That includes sex with both men and women, sex with trans people or those who choose alternative gender identities. It includes group sex, solo sex, kinky sex, casual sex; it includes regular sex with a long-term partner, a one-time hook-up with a person off the internet, or the decision to have no sex at all. It means sex in exchange for money, it means sex as a performance; it means sex as consolation, celebration, reproduction, as a painkiller, out of curiosity, out of boredom, for exercise, for relaxation. It means oral, anal, vaginal, digital, and frankly any other body parts you can think of to play with.

As long as it takes place between people who consent then yeah, it’s okay.

[A problem some people encounter here is the idea that sex work can be defined as consensual since it is done in exchange for money which they see being a form of coercion. This is an interesting area and one that I’d like to explore in more depth another time so for now I’m just going to say yes, it can.]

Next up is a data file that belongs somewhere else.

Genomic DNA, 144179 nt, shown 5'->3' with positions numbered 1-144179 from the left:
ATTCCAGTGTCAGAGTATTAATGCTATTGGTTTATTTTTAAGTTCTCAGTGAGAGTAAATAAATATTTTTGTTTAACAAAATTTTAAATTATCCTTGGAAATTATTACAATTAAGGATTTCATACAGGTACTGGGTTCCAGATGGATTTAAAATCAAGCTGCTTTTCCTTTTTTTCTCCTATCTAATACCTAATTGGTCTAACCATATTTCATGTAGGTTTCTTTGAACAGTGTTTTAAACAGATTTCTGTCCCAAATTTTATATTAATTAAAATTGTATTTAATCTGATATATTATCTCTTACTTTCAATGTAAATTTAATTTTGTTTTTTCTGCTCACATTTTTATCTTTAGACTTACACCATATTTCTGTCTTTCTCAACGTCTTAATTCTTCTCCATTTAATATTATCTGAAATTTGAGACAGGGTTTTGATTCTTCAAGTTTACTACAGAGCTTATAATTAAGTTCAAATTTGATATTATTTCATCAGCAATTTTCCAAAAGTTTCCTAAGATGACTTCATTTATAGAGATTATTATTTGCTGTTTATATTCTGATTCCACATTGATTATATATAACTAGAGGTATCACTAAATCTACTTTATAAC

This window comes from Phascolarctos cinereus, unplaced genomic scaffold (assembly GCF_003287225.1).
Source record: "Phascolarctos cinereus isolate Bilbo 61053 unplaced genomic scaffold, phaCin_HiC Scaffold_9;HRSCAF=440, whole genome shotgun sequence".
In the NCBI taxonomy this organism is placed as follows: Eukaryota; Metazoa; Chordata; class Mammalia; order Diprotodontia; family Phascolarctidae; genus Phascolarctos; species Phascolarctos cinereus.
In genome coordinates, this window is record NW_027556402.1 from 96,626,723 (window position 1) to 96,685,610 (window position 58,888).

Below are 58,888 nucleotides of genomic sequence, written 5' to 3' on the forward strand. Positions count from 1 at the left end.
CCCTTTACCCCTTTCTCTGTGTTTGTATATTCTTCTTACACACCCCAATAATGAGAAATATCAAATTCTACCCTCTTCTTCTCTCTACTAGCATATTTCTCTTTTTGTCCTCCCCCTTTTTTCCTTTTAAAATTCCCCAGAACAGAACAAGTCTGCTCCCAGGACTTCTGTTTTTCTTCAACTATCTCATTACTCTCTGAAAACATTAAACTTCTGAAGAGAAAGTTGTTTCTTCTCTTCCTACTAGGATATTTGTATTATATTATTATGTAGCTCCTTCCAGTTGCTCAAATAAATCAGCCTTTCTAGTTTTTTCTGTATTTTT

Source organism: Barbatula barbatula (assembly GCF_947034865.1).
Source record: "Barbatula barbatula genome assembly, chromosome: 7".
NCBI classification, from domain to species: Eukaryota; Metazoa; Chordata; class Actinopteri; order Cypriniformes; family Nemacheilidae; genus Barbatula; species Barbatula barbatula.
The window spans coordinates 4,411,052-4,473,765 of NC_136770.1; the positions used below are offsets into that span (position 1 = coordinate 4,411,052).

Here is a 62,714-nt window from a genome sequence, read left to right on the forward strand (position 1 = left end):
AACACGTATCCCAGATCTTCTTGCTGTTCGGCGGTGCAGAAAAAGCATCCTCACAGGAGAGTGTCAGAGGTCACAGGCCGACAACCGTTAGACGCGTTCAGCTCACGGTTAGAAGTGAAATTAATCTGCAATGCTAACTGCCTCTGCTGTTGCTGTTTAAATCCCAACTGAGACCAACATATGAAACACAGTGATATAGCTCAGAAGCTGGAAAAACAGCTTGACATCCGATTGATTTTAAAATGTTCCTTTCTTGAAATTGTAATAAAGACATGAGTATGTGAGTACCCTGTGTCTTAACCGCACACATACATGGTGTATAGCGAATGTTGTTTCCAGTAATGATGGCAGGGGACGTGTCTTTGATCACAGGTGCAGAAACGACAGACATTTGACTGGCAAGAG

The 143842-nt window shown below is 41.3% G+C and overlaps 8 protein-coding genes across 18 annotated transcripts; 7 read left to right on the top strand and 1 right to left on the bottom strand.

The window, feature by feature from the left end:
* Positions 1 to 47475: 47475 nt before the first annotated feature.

Sexuality is complex and of course sex itself is incredibly subjective, shaped as it is by individual desires, beliefs, and even fears. This makes it simultaneously incredibly difficult and hugely important not to make assumptions about types of sex and to eschew stereotypes associated with them. We all like to think ‘our way is the right way’ but the fact is we are all individual beings and we need to work on understanding that individuality, not condemning it.

But what has this got to do with feminism? Well, I would argue that adherence to sexual stereotypes and a refusal to accept different types of sex as ‘real’ or ‘normal’ is profoundly at odds with feminism. When you reject the validity of people’s consensual choices on some level you deny their agency. When you denounce a sexual behaviour as abnormal, you marginalise those who practice it. This is no basis on which to begin a conversation about equality.

Furthermore, I believe that deference to certain paradigms of sex is at the root of a lot of the world’s gender inequalities. For centuries masculinity has been equated on some level with sexual power and femininity with sexual passivity. It sounds outdated perhaps but this theme of power vs passivity continues to inform sex and gender politics and until we properly confront it, what chance do we have of ending discrimination?